We’ve seen our fair share of PR blunders from businesses, politicians, and celebrities – even non-profits. How about the huge faux pas by the Susan G. Komen Foundation when it decided pull funding for breast cancer screenings from Planned Parenthood? Or Chik-fil-A’s stance against gay marriage? Or the JetBlue debacle? How about Britney Spears shaving her head in public? Oops, they did it again!
These are just a few that stand out in recent history, and for the most part, all have recovered and definitely learned from their potentially dire mistakes. Here is an idea of what not to do and how to recover:
DON’T go dark and refuse to comment to the media. Reporters are very resourceful individuals. They know how to dig around and find the information they need, especially in the age of social media. Reporters can simply go to an organization’s or individual’s Facebook, Twitter or Instagram and glean information. What you say on social networks doesn't stay on social networks and can easily end up in the New York Times or NBC Nightly News.
On the contrary, DO prepare a response. Be as transparent as possible. State your position clearly and succinctly, and stick to your message! Make sure everyone in your organization understands the message and is on the same page.
Chick-fil-A actually scored PR points by using social media as a platform to address each issue with its own statement on its own turf. The company gave its audience a voice, whether they agreed with the company’s stance or not.
DON’T waste any time. The moment you suspect that you’ve just made a major PR mistake, DO start putting a plan of action together so you can get ahead of the news and be prepared to address it. Be prepared for the media to dig up other items that can enhance their story (did the CEO happen to have an extra marital affair?) A PR blunder could be a complete disaster, so disaster preparedness is key to overcome one.
DON’T assume anything you say is “off the record” (remember Mitt Romney’s 47% comment?) DO think before you speak and know that as a public figure or organization, everything you say is fair game for the media. If you don’t want to see it in the news, don’t say it.
DON’T fail to do your research when using social media for a campaign. McDonald’s got into all sorts of trouble when it launched a Twitter campaign to promote the hard work of its potato suppliers and employees. Unfortunately, unhappy customers used the hashtag McDonald’s created for this campaign as a way to complain about their negative experience with the company.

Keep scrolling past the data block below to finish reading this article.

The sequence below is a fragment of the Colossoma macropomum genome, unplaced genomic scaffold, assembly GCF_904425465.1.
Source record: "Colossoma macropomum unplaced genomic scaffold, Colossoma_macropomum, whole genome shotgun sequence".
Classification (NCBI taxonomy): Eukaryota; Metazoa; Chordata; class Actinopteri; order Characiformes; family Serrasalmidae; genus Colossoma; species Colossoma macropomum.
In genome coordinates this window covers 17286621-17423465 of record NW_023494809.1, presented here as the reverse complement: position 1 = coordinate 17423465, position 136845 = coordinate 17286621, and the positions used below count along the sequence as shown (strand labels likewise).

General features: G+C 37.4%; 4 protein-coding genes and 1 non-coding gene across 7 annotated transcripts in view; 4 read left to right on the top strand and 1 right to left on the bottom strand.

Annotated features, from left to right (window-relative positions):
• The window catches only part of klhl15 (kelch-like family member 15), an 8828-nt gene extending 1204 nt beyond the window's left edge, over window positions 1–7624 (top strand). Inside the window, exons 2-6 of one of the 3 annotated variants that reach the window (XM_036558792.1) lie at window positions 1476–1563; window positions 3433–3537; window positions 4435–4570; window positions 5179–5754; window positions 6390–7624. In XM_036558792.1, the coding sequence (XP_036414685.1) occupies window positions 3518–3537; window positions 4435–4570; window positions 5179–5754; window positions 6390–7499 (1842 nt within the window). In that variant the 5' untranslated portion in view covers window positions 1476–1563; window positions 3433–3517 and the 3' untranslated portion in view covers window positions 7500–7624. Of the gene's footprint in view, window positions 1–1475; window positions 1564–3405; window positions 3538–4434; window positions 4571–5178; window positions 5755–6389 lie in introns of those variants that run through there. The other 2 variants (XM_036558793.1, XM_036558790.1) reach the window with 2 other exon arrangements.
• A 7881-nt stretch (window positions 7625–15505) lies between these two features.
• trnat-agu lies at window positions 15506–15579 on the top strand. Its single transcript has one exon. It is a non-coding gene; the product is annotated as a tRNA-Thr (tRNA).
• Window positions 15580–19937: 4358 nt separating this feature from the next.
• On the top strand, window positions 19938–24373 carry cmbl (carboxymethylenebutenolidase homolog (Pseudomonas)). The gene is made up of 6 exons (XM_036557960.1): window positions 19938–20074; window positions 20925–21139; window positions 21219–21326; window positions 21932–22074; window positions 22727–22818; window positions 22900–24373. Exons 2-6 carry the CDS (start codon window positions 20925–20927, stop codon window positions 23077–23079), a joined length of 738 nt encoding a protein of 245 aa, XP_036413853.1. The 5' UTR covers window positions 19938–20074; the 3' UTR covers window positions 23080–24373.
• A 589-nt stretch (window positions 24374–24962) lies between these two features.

What McDonald’s should have done and what you need to DO is conduct research prior to launching a campaign. Do a SWOT analysis to see how the messages and campaign resonate with your audience.
DON’T go where you don’t belong. Chick-fil-A learned this lesson the hard way. The company should have never put itself in the middle of a heated political issue. Rather DO stick to neutral messaging that directly relates to your product or service. You don’t want to alienate an audience or demographic, especially one as numerous and vocal as gay marriage advocates. Check-fil-A’s statement after the SCOTUS ruling was key: “We believe in providing great-tasting food and genuine hospitality to everyone — so our focus is on running an exceptional restaurant company. Therefore, we are leaving political decisions and discussions to others and focusing only on what we do best.”
Finally, if you’re like Brit Brit, you want to DO whatever you can to come out smelling like a rose. You want people to like you again, trust and support your company or brand again, so you have to start looking good again. The Susan G. Komen Foundation’s PR disaster recovery efforts were geared towards focusing the public’s attention its good works by bringing forth women who have benefited from the programs funded by the foundation.
Fortunately for the likes of JetBlue and Chick-fil-A; these companies have enough loyal followers who aren’t going to let a little PR blunder get in the way of a cheap flight or a great chicken sandwich. And Britney. She looks good- no more crazy pink wigs. She has a hit record; she was on a hit show. She is a media darling again and with these simple tips, you can be too, no matter how badly you screw up.